Desktop version

Home arrow Computer Science

  • Increase font
  • Decrease font

<<   CONTENTS   >>

Maintenance and Support Agreements


Fee Predictability

□ Price locked for a fixed term

□ After rate of price increases capped at CPI


□ Minimum period of support

Termination and Resumption of Support

□ Ability to resume support after earlier expiration or termination specifications

□ Support obligations tied to “specifications” rather than “documentation”


□ Support available 24/7 if needed

Problem Escalation

□ Support escalation matrix

Service Levels

□ Escalation matrix response time service level

□ Service credits for service level failures

Limitations of Liability


Paid maintenance and support services provide protection following the warranty period. “Support” includes technical support services such as documentation, telephone help desk support, on-site support, and error correction/bug fixes when the software or service doesn’t work in accordance with the specifications. “Maintenance” would include the vendor’s obligations with respect to keeping the software or service current via updates, upgrades, enhancements, new releases, and the like. Hie following are some key considerations for any maintenance and support agreement.

In general, the vast majority of support and maintenance terms are written using aspirational language (e.g., “response time goal,” “targeted resolution time”), as opposed to firm contractual commitments to resolve issues within defined periods of time. As such, the support and maintenance terms are no substitute for well-drafted acceptance and warranty provisions.

Scope of Support and Maintenance

■ It is important that any agreement clearly describes the support that will be provided by identifying what software and services will be supported and the amount and type of support that will be provided. Before an agreement has been signed, companies should also inquire as to which support services are not included and will only be provided for an additional fee, so that such information can be factored into the negotiation process. Although vendors often argue that all of their clients receive the same maintenance and support, companies should not be afraid to insist on the level of support that is necessary to support their business needs during negotiations.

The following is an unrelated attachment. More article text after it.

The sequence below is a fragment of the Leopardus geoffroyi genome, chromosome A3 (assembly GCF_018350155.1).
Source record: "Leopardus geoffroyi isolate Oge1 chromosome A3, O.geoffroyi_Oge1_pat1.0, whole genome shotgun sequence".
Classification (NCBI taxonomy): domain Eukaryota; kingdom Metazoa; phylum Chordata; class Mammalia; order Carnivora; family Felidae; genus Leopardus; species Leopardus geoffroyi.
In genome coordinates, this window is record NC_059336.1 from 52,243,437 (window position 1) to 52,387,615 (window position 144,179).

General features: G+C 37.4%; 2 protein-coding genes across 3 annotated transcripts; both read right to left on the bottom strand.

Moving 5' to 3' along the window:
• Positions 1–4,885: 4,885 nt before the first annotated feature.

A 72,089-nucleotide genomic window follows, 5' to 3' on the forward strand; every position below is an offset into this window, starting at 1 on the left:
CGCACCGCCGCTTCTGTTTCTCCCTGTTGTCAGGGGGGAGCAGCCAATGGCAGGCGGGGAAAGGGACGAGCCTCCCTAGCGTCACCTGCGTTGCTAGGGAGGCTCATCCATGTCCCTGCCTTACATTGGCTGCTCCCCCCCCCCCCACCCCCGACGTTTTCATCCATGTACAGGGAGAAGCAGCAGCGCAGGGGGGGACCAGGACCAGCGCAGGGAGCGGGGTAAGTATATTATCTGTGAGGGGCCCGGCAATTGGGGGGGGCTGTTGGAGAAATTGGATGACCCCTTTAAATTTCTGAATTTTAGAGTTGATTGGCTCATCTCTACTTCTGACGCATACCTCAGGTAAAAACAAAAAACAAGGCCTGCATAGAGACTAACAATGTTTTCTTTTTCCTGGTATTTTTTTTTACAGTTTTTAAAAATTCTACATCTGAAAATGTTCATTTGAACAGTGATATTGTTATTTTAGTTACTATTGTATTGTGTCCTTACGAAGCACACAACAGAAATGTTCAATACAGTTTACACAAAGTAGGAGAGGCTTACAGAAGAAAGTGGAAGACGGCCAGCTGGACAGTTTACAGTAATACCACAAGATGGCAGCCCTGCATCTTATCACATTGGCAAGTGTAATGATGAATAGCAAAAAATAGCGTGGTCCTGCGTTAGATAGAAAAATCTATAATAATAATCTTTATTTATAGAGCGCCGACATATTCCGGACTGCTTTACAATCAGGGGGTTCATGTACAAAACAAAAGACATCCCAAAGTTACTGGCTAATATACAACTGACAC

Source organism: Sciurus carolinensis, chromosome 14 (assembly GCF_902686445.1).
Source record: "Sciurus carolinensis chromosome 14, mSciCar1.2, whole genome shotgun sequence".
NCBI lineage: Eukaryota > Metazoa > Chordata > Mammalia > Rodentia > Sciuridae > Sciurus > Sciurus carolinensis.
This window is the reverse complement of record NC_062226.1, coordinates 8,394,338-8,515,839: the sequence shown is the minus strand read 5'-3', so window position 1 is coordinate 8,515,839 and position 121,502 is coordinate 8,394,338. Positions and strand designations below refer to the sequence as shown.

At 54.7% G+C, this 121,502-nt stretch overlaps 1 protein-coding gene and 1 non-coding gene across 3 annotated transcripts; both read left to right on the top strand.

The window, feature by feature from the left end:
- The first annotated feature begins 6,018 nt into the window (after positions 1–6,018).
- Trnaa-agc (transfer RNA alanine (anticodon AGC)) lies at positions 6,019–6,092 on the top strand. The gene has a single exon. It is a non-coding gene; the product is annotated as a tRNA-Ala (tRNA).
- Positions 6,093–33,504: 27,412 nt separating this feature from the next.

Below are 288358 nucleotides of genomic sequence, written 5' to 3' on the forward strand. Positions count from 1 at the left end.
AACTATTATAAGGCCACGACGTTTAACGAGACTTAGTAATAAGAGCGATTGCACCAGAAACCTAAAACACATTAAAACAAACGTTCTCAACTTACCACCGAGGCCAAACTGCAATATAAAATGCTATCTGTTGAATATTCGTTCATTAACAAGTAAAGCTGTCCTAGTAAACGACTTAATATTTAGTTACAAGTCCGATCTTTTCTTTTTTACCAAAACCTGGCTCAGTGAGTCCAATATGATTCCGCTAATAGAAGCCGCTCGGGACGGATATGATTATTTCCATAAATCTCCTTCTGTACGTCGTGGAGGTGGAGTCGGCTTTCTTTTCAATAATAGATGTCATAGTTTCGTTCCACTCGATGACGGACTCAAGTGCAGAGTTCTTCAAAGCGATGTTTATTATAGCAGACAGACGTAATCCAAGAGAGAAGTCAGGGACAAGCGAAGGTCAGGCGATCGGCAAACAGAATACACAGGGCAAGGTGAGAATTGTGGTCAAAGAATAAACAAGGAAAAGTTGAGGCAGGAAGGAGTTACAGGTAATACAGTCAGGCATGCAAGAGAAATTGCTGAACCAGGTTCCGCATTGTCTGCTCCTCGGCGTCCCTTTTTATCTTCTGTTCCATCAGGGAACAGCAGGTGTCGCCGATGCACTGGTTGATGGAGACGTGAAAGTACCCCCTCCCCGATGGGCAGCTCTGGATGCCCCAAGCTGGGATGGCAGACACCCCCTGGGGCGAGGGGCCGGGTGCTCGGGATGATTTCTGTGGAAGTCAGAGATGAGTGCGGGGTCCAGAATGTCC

■ Requirements should be specified in detail for when and how updates can occur to avoid interference with the company’s use of the software or service.

■ Vendors should provide detailed documentation and make training available to customer’s personnel who will interact with the support software or service.

■ It has become common for vendors to limit the amount or type of support services included without additional charge. These arrangements can introduce significant uncertainty for companies regarding what fees they will be charged in the event of a problem with the software or service. This uncertainty can create a reluctance to utilize support services, which exacerbates the problem with the software or services and delays its resolution. The company should seek to reach an arrangement with the vendor where all support activities are included in a flat fee. While vendors typically resist requests for such “all included” provisions, this approach is often worth the extra effort during negotiations, especially for business-critical software or services where going without support and maintenance services is not a viable option.

■ If a vendor rejects an “all included” approach, companies must be certain that they understand the range of possible additional charges they may face over the life of the agreement so that they can factor those additional support costs into their vendor selection process. These arrangements are a lucrative source of revenue for vendors. By enabling them to charge for minimal support, and then charging extra for new releases, fixes to their defective product necessary technical support, reasonable response times, and on-site support to fix their defective products, vendors can deflate upfront costs in a way that makes it difficult to make comparisons with other vendors. Before entering into an agreement, a company should require the vendor to provide a detailed listing of all support services that are not included into the pricing structure.

■ However, most vendors will generally reject company requests to rewrite or expand the company’s definitions of bug fixes and updates, so they can avoid giving new versions or expanded functionality, and thus require additional fees.

<<   CONTENTS   >>

Related topics